An Alarm To Warn Of Overhead Power Line Contact By Mobile Equipment
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An Alarm To Warn Of Overhead Power Line Contact By Mobile Equipment

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    IAS '01: Conference Record of the 2001 IEEE Industry Applications Conference: Thirty sixth IAS Annual Meeting, September 30-October 4, 2001, Chicago, Illinois. Piscataway, NJ: Institute of Electrical and Electronics Engineers, 2001 Sep; 2:1376-1383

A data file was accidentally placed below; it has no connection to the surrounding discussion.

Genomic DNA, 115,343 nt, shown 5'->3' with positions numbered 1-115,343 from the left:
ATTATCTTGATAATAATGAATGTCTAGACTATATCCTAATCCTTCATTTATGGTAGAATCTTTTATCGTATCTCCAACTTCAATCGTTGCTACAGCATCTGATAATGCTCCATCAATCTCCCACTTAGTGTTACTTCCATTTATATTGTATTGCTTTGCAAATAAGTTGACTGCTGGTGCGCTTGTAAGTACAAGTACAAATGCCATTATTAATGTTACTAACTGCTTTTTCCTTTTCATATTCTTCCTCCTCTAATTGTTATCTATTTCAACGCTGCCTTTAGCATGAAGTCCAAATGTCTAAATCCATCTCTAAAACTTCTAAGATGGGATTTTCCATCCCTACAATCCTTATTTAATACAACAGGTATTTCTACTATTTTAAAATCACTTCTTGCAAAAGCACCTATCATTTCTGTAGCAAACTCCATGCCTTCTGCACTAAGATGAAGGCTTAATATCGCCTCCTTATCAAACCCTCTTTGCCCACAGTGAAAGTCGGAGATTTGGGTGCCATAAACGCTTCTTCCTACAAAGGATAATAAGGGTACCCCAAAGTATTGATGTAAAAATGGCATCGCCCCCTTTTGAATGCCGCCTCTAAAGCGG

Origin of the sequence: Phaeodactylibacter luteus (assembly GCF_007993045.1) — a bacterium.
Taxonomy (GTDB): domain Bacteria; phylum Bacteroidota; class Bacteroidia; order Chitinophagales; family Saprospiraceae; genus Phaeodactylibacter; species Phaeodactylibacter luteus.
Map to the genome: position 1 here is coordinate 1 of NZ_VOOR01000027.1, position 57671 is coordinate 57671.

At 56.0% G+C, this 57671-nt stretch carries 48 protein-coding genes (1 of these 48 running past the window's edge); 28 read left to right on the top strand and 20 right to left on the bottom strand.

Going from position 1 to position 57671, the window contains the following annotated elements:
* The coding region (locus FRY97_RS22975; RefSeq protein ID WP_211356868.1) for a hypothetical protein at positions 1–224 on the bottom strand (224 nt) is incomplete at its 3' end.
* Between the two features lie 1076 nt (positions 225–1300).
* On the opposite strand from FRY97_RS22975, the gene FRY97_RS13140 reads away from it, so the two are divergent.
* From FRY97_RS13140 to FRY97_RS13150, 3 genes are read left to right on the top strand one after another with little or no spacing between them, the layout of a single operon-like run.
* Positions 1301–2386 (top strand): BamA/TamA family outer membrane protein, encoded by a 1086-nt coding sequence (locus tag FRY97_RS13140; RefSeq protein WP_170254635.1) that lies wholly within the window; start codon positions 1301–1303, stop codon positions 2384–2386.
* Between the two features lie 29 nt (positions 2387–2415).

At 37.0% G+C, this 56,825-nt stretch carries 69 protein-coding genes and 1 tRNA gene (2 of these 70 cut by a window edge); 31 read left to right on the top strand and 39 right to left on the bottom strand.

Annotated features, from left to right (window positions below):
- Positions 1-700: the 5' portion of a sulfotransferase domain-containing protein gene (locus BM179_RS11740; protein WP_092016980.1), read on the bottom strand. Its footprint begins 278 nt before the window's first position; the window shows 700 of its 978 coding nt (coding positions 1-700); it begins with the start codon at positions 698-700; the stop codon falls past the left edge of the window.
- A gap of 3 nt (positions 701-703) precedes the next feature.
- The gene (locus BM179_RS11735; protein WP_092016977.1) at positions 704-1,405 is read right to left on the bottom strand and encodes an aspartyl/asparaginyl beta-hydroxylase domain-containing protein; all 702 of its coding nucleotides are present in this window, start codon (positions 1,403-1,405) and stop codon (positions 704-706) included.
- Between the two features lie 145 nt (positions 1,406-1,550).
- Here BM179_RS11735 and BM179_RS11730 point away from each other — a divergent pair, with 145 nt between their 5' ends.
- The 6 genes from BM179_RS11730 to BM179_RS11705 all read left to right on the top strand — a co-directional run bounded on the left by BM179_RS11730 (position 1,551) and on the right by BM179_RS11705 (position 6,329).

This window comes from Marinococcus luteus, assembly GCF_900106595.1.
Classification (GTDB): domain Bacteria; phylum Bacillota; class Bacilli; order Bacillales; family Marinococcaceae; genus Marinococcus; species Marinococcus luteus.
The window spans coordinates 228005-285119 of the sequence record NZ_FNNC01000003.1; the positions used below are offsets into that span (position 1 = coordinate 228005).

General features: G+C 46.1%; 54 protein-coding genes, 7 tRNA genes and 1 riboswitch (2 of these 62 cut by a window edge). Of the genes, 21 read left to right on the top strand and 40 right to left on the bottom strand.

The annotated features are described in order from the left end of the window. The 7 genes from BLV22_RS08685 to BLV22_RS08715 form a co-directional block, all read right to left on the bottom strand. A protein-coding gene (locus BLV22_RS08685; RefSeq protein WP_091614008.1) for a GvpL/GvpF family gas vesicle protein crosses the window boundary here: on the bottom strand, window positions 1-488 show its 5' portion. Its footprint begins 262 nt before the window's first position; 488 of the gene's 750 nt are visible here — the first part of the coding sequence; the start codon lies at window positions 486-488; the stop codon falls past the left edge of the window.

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    As in many other industries, such as construction and agriculture, overhead electric power lines are a serious hazard at mining and mining-related operations. Even when excluding injuries that occur during electrical maintenance work, over one fourth of electrical fatalities in the mining industry are due to accidental overhead line contacts, and for each fatality nearly two serious non-fatal injuries occur due to such contacts. In incidents involving high-reaching mobile equipment, many of the victims touched the equipment after the fact, unaware that the machine frame had become energized by the line contact. MSHA data for accidents involving overhead power line contacts in the mining industry between 1980 and 1997 reveal that in 57% of the cases personnel were unaware of the accidental line contact until after one or more workers touched the equipment or a hoisted load and were injured. The situation is similar in the construction industry, where according to the National Institute for Occupational Safety and Health (NIOSH) data at least 20% of such victims are unaware of the line contact. This suggests that a device that alerts workers when a power line has been contacted could help prevent many of these injuries. Such a device would not prevent power line contacts, yet if widely employed could yield a significant reduction in the number of resulting injuries. Researchers at the NIOSH Pittsburgh Research Laboratory are attempting to develop such a device. The approach being investigated is based on measuring electric current flow to ground through a machine during a line contact. The specific technique being tested involves the diversion of some part of this current through a shunt cable mounted on board the machine, to provide a point at which to install a current sensor. Experiments thus far indicate that this approach is feasible. Ongoing research is better defining electric current flow through mobile equipment, refining techniques for measuring this current, and identifying factors that could limit the effectiveness of the proposed alarm.
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